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Article
August 1997

Cognitive Functions in Major Depression and Parkinson Disease

Author Affiliations

From the Departments of Neuropsychiatry (Drs Kuzis, Sabe, Tiberti, and Starkstein) and Clinical Neurology (Drs Leiguarda and Starkstein), Raúl Carrea Institute of Neurological Research, Buenos Aires, Argentina.

Arch Neurol. 1997;54(8):982-986. doi:10.1001/archneur.1997.00550200046009
Abstract

Objective:  To investigate the importance of major depression in the production of cognitive deficits in patients with Parkinson disease (PD).

Design:  A comprehensive neuropsychological and psychiatric assessment was conducted in 19 patients with PD and major depression, 31 patients with PD without depression, 27 patients with major depression but without PD, and 12 age-comparable healthy controls.

Setting:  Outpatient clinic.

Results:  Patients with major depression (with or without PD) had significantly more severe cognitive deficits than both healthy controls and patients with PD without depression on tests of verbal fluency and auditory attention, while patients with PD and major depression had significantly more severe deficits on tasks of abstract reasoning and set alternation compared with the other 3 groups.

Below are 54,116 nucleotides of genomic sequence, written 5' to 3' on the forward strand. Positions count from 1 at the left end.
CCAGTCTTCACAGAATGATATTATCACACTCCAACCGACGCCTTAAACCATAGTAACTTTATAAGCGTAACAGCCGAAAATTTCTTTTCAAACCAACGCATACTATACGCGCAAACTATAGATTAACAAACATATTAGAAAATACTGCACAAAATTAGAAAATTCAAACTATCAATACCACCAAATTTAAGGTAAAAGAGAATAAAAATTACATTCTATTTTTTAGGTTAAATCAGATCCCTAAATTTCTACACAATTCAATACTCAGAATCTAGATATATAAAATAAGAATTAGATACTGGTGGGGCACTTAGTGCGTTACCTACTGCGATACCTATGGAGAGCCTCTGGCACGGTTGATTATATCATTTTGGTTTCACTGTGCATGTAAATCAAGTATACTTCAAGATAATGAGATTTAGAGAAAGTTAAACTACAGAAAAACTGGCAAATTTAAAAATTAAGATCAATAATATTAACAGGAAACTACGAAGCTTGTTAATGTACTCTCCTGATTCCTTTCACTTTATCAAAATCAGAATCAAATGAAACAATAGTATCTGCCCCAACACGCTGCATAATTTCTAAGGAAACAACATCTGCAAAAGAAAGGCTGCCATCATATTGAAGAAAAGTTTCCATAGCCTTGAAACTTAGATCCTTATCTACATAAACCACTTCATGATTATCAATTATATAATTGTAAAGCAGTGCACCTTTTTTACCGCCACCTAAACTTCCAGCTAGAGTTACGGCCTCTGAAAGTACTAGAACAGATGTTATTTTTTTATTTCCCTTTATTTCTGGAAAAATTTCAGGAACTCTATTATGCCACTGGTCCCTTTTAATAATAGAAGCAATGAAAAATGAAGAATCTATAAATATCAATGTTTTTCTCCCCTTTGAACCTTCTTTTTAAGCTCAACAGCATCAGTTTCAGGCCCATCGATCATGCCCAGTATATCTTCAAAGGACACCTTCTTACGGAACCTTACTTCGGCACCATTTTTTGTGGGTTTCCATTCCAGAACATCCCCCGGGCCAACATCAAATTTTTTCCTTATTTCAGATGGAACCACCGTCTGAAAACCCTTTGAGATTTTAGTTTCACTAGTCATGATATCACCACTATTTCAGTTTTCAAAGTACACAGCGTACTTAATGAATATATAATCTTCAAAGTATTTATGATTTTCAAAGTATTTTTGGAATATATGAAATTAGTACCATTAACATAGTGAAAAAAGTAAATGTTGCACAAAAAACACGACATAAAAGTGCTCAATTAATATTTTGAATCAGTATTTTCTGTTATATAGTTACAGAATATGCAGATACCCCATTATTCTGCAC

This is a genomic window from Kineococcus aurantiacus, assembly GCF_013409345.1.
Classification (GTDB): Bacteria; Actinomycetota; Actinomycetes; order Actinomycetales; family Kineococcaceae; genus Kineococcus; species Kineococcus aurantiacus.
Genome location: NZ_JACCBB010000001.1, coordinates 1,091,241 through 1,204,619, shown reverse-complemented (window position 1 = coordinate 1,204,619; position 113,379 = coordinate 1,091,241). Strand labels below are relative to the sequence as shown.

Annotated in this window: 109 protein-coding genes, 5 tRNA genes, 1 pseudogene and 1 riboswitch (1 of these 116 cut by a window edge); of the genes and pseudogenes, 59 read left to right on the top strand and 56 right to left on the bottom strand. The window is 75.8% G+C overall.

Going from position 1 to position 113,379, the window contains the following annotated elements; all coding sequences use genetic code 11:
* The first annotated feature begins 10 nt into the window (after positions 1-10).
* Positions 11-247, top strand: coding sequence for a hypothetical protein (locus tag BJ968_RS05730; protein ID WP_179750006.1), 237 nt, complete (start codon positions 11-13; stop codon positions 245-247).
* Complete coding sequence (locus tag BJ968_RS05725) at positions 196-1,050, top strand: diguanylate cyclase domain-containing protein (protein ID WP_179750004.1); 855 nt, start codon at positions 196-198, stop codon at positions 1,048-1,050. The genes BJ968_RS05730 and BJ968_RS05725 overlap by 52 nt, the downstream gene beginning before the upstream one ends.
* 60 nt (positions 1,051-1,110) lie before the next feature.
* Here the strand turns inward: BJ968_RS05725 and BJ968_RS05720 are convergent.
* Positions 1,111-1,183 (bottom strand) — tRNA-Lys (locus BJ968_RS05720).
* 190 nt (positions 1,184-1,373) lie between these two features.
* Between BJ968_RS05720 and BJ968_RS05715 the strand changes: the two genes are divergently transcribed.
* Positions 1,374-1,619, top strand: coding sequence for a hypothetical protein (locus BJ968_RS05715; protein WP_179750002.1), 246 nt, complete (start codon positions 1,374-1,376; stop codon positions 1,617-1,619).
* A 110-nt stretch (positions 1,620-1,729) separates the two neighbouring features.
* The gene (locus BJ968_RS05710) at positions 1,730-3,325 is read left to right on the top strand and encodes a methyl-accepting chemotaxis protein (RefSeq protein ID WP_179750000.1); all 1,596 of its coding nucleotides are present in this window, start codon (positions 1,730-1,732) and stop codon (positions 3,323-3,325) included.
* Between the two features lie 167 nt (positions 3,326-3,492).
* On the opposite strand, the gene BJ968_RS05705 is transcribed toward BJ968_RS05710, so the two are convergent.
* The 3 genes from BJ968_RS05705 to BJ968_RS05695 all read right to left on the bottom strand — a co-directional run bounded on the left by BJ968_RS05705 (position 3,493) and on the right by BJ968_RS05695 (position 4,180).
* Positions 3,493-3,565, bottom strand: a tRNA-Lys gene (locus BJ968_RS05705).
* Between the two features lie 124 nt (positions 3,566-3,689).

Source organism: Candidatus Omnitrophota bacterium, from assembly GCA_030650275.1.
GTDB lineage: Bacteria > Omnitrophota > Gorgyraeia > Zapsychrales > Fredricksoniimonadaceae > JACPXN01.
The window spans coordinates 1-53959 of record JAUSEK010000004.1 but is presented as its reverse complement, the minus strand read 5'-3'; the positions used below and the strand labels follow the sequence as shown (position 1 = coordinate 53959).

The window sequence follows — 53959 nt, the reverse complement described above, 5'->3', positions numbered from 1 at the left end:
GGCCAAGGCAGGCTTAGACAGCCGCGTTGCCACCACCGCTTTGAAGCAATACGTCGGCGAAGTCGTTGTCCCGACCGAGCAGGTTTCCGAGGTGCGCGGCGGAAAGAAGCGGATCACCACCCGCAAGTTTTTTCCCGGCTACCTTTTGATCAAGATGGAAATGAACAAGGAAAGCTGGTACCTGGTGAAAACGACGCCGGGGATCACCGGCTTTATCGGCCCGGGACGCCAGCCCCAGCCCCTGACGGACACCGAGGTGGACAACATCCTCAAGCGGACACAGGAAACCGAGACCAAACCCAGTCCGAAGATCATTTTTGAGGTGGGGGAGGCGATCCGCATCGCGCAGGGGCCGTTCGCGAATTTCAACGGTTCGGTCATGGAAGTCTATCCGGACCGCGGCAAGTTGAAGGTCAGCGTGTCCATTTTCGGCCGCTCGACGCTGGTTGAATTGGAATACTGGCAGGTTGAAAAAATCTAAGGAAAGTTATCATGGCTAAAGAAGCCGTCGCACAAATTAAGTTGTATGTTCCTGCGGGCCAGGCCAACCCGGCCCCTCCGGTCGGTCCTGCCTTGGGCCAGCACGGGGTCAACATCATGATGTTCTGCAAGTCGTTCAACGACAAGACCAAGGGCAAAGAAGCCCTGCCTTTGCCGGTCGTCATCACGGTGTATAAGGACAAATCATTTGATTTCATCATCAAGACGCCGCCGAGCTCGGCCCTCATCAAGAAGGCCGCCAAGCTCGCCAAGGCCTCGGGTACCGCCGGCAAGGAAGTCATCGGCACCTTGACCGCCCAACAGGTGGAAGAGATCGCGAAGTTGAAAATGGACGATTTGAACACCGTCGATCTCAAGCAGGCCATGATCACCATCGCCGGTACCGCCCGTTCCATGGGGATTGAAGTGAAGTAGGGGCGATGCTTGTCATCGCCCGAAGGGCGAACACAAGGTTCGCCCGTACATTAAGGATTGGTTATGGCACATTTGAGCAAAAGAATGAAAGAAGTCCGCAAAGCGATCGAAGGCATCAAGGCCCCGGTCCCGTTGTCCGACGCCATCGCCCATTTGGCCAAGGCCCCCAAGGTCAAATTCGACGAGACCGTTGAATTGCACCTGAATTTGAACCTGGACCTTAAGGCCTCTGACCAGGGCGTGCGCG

Conclusions:  Major depression in patients with PD is associated with significant deficits on specific cognitive tasks. While some of these deficits may be explained by the presence of major depression, frontal lobe—related cognitive impairments may result from an interaction between neuropathologic factors in PD and the mechanism of major depression.

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